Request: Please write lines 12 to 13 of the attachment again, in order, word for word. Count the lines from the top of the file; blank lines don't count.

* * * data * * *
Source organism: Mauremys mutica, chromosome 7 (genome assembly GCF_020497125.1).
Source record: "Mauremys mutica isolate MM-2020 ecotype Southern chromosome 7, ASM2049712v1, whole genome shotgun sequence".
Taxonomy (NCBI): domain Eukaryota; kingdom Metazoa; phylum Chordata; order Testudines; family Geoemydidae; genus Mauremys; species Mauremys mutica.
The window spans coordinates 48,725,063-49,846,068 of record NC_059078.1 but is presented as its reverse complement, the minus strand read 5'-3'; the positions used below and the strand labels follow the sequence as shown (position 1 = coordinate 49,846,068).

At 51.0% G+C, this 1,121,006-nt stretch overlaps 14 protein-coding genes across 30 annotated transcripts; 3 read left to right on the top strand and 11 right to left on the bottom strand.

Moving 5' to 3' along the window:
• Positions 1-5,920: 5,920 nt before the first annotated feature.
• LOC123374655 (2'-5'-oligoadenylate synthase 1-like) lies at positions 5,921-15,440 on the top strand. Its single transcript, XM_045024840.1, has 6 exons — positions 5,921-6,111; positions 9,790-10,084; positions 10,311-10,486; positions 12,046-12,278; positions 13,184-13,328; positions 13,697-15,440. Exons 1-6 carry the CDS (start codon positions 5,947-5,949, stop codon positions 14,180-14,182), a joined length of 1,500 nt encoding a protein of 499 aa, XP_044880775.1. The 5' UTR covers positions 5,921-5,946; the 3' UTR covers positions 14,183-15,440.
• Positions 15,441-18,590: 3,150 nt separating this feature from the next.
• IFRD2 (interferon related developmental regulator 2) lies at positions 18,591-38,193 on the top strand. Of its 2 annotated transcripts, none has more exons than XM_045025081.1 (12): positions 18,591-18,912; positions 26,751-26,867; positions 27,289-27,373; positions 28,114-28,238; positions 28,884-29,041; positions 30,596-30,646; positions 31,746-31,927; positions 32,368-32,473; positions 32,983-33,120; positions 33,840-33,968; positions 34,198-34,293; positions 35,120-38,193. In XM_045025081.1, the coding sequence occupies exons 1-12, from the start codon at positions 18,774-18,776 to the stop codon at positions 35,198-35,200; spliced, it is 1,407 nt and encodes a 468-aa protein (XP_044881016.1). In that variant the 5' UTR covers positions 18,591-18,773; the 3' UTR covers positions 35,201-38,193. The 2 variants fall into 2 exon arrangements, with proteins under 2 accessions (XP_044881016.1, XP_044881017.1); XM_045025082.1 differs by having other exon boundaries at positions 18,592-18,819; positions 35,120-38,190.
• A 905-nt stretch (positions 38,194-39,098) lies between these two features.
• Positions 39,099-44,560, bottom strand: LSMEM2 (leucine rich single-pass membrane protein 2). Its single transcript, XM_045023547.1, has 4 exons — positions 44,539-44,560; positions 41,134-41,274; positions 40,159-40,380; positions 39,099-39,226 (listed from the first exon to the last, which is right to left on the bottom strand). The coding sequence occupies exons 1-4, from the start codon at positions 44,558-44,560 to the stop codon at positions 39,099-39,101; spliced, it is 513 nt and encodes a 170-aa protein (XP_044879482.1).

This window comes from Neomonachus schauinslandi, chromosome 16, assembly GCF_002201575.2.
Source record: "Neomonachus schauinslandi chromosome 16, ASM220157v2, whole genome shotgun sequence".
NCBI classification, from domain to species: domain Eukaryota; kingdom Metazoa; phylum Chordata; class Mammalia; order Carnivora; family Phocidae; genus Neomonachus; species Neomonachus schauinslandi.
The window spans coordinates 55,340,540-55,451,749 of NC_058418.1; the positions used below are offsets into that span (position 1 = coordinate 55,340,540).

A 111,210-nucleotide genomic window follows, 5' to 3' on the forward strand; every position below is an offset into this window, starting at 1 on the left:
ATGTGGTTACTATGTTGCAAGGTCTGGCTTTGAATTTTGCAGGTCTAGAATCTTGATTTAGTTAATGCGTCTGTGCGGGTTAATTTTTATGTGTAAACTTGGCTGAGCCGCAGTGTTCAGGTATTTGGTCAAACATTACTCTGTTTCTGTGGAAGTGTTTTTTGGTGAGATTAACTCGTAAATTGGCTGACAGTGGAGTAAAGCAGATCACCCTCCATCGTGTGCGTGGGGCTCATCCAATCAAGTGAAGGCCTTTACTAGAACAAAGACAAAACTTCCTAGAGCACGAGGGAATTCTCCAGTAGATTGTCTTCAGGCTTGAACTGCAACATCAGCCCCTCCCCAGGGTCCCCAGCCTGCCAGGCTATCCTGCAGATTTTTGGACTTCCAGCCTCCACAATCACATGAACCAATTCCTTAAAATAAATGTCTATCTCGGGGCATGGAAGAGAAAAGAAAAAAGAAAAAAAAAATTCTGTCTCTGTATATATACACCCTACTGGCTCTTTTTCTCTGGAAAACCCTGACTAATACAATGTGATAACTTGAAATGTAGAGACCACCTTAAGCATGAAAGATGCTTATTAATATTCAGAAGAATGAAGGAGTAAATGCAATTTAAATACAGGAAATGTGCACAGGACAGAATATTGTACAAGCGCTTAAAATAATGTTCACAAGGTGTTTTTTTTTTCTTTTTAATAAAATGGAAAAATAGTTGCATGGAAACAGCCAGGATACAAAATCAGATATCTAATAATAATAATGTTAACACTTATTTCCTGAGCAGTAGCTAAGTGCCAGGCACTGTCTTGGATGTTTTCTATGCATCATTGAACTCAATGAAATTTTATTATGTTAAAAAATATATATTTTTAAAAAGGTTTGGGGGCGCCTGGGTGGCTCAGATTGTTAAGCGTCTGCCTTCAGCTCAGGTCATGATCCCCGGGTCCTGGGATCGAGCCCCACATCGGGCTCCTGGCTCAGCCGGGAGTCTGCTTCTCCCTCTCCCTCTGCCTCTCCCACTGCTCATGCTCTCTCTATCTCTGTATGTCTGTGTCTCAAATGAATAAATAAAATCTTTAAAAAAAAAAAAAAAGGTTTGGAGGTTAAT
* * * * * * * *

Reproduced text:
• Positions 39,099-44,560, bottom strand: LSMEM2 (leucine rich single-pass membrane protein 2). Its single transcript, XM_045023547.1, has 4 exons — positions 44,539-44,560; positions 41,134-41,274; positions 40,159-40,380; positions 39,099-39,226 (listed from the first exon to the last, which is right to left on the bottom strand). The coding sequence occupies exons 1-4, from the start codon at positions 44,558-44,560 to the stop codon at positions 39,099-39,101; spliced, it is 513 nt and encodes a 170-aa protein (XP_044879482.1).

This window comes from Neomonachus schauinslandi, chromosome 16, assembly GCF_002201575.2.